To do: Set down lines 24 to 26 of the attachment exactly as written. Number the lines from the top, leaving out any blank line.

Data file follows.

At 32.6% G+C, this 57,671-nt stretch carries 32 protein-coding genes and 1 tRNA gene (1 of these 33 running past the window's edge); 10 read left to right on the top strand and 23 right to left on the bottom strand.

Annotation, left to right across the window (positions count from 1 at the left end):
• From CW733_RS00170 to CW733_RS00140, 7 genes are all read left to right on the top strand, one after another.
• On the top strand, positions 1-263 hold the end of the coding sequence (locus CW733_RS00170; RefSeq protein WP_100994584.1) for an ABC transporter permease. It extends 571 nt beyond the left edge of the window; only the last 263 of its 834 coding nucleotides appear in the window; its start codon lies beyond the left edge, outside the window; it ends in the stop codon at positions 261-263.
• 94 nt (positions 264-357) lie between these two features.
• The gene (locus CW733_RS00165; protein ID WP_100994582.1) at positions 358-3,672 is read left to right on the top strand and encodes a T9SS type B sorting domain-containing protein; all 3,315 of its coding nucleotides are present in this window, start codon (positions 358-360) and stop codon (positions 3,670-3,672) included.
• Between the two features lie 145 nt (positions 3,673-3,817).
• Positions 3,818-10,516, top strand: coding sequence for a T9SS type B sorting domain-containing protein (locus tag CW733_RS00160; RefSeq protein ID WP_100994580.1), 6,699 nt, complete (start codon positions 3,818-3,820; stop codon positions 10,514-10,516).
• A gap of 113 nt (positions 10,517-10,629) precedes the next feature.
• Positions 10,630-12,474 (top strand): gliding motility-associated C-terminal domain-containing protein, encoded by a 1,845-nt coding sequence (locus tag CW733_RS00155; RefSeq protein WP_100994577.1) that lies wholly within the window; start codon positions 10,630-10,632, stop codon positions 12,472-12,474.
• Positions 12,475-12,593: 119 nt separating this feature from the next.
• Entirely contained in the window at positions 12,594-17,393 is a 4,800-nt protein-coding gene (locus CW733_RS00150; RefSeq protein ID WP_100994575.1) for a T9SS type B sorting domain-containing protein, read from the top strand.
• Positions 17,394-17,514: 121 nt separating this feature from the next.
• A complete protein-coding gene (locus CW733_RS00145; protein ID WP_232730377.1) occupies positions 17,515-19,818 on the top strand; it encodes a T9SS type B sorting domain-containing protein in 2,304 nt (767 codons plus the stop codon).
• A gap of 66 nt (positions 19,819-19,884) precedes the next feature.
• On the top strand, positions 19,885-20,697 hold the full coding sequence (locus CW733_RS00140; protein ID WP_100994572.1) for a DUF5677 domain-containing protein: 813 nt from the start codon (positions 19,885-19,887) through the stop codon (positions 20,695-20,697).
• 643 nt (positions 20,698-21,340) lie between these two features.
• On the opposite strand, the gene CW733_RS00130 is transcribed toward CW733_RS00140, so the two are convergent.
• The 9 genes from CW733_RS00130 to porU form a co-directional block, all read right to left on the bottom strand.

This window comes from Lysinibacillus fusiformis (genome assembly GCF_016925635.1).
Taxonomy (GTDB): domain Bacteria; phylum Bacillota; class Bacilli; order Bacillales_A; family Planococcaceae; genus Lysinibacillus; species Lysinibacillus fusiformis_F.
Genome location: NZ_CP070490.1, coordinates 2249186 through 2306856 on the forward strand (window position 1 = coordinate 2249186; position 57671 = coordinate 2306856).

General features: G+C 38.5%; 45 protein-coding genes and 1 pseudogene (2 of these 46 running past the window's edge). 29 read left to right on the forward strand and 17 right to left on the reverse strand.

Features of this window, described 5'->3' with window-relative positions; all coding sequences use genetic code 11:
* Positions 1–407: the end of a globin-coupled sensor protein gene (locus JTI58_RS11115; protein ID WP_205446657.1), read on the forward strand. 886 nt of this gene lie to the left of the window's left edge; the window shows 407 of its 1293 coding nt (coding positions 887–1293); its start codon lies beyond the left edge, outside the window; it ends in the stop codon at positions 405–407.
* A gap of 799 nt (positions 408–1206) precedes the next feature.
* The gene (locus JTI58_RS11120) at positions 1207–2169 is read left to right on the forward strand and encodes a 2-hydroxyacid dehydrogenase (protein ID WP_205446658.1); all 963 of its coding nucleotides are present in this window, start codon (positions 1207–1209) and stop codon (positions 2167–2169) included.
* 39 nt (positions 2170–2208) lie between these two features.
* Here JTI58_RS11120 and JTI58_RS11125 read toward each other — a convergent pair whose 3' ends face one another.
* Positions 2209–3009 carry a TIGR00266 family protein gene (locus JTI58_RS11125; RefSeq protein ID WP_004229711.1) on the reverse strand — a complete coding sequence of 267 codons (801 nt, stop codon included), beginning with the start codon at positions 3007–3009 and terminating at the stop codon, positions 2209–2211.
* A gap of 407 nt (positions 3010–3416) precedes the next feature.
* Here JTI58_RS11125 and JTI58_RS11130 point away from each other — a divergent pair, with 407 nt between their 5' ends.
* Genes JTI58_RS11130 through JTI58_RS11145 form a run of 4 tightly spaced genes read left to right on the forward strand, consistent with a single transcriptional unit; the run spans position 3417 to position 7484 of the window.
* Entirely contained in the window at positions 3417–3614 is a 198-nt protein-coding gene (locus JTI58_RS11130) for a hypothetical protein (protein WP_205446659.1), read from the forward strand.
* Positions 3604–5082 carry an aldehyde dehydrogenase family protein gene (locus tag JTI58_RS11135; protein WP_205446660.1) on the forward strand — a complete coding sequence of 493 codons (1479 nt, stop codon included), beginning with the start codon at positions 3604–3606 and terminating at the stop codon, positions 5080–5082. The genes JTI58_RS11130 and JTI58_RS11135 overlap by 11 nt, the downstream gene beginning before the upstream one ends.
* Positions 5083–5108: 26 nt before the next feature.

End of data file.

Features of this window, described 5'->3' with window-relative positions; all coding sequences use genetic code 11:
* Positions 1–407: the end of a globin-coupled sensor protein gene (locus JTI58_RS11115; protein ID WP_205446657.1), read on the forward strand. 886 nt of this gene lie to the left of the window's left edge; the window shows 407 of its 1293 coding nt (coding positions 887–1293); its start codon lies beyond the left edge, outside the window; it ends in the stop codon at positions 405–407.
* A gap of 799 nt (positions 408–1206) precedes the next feature.